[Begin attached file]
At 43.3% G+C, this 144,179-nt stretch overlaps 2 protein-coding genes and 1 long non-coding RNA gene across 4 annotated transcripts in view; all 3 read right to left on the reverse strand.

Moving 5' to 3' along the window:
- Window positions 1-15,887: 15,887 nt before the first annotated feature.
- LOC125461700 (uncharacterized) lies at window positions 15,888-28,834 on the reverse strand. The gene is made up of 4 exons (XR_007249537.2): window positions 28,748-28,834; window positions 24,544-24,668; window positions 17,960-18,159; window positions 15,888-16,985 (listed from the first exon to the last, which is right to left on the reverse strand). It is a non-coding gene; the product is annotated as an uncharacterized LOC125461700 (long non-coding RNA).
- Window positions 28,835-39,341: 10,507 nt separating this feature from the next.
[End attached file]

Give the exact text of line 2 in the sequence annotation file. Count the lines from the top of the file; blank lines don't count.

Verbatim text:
Moving 5' to 3' along the window: